August 25, 2006 8:16am CST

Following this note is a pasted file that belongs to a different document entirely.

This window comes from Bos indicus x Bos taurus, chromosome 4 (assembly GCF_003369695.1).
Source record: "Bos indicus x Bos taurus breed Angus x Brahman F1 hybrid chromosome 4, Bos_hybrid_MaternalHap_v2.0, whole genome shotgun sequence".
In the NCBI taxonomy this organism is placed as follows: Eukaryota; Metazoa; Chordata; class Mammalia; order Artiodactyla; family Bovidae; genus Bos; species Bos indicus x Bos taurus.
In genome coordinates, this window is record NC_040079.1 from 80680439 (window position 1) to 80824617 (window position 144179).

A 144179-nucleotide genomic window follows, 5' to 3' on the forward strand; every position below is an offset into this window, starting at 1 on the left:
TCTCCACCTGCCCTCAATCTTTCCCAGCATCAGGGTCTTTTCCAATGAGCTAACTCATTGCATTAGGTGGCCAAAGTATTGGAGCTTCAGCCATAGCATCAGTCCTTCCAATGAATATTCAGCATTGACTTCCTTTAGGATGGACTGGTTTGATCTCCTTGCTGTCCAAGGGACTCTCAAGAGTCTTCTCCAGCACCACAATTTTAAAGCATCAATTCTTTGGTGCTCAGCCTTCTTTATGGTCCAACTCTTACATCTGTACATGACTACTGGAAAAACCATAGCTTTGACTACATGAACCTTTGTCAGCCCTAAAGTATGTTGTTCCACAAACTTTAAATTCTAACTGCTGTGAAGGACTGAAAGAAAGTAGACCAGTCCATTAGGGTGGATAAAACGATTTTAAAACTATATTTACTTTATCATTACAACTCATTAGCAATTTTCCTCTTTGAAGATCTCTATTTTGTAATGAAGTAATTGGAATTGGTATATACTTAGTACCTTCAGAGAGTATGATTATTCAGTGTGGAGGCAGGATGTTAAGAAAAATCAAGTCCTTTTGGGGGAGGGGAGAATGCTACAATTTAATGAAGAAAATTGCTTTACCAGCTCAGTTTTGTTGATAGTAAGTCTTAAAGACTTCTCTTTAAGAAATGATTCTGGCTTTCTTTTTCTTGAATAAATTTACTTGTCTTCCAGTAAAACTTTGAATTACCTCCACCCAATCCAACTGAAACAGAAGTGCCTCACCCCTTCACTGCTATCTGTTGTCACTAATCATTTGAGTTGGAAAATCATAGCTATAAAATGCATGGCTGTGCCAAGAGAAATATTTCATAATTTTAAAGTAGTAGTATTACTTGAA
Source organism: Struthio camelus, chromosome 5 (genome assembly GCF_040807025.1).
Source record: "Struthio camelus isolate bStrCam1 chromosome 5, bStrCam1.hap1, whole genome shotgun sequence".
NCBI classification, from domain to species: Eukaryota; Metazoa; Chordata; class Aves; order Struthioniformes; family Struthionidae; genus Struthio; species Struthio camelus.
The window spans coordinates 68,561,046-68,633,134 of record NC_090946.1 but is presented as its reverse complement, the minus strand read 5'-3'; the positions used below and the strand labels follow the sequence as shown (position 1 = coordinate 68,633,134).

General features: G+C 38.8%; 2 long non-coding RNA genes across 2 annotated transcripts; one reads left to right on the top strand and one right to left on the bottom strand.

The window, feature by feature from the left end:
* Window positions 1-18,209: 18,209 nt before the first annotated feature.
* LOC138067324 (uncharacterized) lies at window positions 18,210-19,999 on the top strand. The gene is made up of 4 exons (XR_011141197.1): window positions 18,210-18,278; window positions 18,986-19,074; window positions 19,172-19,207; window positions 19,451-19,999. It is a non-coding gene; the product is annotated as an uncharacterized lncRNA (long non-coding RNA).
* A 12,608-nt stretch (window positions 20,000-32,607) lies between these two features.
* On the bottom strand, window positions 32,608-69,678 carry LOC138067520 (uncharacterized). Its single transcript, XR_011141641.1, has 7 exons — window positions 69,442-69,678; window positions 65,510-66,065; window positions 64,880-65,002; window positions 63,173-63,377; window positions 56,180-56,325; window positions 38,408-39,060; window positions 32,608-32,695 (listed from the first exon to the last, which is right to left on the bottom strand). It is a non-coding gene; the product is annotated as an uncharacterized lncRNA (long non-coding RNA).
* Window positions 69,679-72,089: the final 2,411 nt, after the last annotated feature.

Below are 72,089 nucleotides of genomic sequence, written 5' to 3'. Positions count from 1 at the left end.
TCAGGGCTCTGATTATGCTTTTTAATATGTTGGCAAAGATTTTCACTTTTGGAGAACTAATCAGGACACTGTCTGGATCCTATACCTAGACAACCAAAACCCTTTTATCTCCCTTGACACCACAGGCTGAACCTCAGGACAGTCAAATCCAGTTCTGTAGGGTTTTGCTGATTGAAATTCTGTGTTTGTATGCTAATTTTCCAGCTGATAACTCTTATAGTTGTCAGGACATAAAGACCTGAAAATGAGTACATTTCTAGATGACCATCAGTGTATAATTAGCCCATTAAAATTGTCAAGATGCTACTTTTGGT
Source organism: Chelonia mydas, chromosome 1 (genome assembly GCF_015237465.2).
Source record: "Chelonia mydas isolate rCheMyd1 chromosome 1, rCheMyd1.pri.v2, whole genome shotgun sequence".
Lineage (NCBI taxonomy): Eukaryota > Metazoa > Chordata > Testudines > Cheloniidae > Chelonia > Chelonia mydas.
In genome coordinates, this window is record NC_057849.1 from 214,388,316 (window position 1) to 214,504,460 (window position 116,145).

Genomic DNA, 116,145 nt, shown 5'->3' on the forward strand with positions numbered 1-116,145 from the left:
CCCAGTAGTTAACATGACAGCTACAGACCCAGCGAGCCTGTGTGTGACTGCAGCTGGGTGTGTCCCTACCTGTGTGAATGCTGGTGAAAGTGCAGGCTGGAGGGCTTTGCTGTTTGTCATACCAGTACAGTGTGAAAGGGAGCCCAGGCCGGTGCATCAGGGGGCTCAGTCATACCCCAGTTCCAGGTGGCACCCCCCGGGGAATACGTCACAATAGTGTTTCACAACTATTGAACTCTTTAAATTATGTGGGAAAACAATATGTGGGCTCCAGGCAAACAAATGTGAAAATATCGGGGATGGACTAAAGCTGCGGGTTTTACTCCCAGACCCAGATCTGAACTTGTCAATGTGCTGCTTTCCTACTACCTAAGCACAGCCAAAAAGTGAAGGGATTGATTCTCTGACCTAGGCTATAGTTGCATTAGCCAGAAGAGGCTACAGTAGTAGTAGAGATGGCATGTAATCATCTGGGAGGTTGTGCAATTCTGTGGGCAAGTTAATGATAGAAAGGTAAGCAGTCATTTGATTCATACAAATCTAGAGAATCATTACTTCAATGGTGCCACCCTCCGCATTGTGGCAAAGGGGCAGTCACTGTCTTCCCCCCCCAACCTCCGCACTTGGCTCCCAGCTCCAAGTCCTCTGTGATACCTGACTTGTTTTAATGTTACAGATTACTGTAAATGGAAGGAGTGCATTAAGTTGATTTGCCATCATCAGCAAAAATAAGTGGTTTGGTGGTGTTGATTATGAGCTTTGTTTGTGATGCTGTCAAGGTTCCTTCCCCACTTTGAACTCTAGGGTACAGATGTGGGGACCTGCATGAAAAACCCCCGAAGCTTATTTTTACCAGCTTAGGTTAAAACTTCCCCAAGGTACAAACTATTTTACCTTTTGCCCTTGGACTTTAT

Suppose that, somewhere in New Jersey, there is a hotel with an infinite number of rooms. You arrive late one night and ask the front desk clerk if they have a vacancy. He replies that every room is occupied, however, he can arrange for you to get one. But how, you wonder, if there is no vacancy? The answer is simple: the clerk will simply ask the people in room 1 to move to room 2, those in room 2 to move to room 3, those in 3 to move to room 4, and so on. Since there is an infinite number of rooms, everyone will have a room to move into, and room 1 will be available for you. Hotel Infinity is an amazing place, you think to yourself as you sign in. But just as the clerk is about to give you your key, an infinite number of people arrive for an APA convention. The clerk cleverly figured out how to get you a room, but can he accommodate an additional infinity of guests? Amazingly, he can. He just asks everyone to move again, but this time to the room number that is twice the number of their current room. In other words, you would move to room 2, the people in 2 would move to 4, those in 3 to 6, those in 4 to 8, and so on. This will leave all odd numbered rooms — an infinite number of them — vacant. This paradox illustrates an unusual property of infinite sets. With finite sets, a (proper) subset will always contain fewer members than the entire set. A part is smaller than the whole. But with infinite sets that is not the case: one part of the set can be just as large as the whole. For example, there are as many even numbers as there are natural numbers, even though the natural numbers contain all the even numbers plus the odd ones as well. This can be seen by pairing the natural numbers with the even numbers to show that there is a one-to-one correspondence between the two sets: 1 2 3 4 5 6 ... | | | | | | 2 4 6 8 10 12 ... Likewise, even though only some numbers are perfect squares (1, 4, 9, 16, 25, ...), and the distance between each perfect square becomes greater and greater as we progress down the number line, there are as many perfect squares as there are natural numbers. For each natural number is the square root of exactly one perfect square. (This is sometimes known as Galileo's Paradox, as it was first pointed out by the famous Italian physicist and astronomer.) A variation on hotel infinity results in an interesting Zeno-style paradox. Contrary to what might first be supposed, the hotel doesn't have to occupy an infinite space. Suppose the hotel has one room per story. If each room is half the height of the one below, then the entire structure will be only as tall as a two-story building. But if that's the case, then it should have a roof on top. And if it has a roof, then, as any reputable architect can point out, the other side of it ought to be the ceiling over some room. However, what room will that be, given that the hotel has an infinite number of them and therefore no top story?